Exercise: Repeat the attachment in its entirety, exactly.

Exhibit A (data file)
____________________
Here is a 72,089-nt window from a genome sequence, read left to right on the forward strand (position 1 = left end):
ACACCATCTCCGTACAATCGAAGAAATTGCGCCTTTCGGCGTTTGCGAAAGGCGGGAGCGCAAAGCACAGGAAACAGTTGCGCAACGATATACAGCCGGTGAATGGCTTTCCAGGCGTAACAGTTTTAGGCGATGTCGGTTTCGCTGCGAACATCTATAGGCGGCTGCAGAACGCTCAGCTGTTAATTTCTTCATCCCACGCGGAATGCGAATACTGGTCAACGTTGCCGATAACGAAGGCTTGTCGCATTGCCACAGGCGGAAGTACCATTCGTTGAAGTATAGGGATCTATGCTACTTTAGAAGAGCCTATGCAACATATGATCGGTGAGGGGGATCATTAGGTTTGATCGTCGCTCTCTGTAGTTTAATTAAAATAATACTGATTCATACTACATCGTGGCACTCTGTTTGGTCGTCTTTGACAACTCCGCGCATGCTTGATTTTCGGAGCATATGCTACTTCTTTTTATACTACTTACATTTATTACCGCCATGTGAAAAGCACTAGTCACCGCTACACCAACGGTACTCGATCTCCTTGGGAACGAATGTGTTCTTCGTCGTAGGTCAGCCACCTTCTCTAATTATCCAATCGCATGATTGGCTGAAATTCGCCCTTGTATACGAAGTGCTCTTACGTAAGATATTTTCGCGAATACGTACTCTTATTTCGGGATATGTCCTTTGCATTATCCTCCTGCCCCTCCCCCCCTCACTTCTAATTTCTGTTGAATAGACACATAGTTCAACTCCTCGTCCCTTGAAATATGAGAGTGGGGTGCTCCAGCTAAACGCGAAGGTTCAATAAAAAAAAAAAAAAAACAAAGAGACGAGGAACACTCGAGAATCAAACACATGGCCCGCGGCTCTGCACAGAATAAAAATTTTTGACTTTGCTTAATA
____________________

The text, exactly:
Here is a 72,089-nt window from a genome sequence, read left to right on the forward strand (position 1 = left end):
ACACCATCTCCGTACAATCGAAGAAATTGCGCCTTTCGGCGTTTGCGAAAGGCGGGAGCGCAAAGCACAGGAAACAGTTGCGCAACGATATACAGCCGGTGAATGGCTTTCCAGGCGTAACAGTTTTAGGCGATGTCGGTTTCGCTGCGAACATCTATAGGCGGCTGCAGAACGCTCAGCTGTTAATTTCTTCATCCCACGCGGAATGCGAATACTGGTCAACGTTGCCGATAACGAAGGCTTGTCGCATTGCCACAGGCGGAAGTACCATTCGTTGAAGTATAGGGATCTATGCTACTTTAGAAGAGCCTATGCAACATATGATCGGTGAGGGGGATCATTAGGTTTGATCGTCGCTCTCTGTAGTTTAATTAAAATAATACTGATTCATACTACATCGTGGCACTCTGTTTGGTCGTCTTTGACAACTCCGCGCATGCTTGATTTTCGGAGCATATGCTACTTCTTTTTATACTACTTACATTTATTACCGCCATGTGAAAAGCACTAGTCACCGCTACACCAACGGTACTCGATCTCCTTGGGAACGAATGTGTTCTTCGTCGTAGGTCAGCCACCTTCTCTAATTATCCAATCGCATGATTGGCTGAAATTCGCCCTTGTATACGAAGTGCTCTTACGTAAGATATTTTCGCGAATACGTACTCTTATTTCGGGATATGTCCTTTGCATTATCCTCCTGCCCCTCCCCCCCTCACTTCTAATTTCTGTTGAATAGACACATAGTTCAACTCCTCGTCCCTTGAAATATGAGAGTGGGGTGCTCCAGCTAAACGCGAAGGTTCAATAAAAAAAAAAAAAAAACAAAGAGACGAGGAACACTCGAGAATCAAACACATGGCCCGCGGCTCTGCACAGAATAAAAATTTTTGACTTTGCTTAATA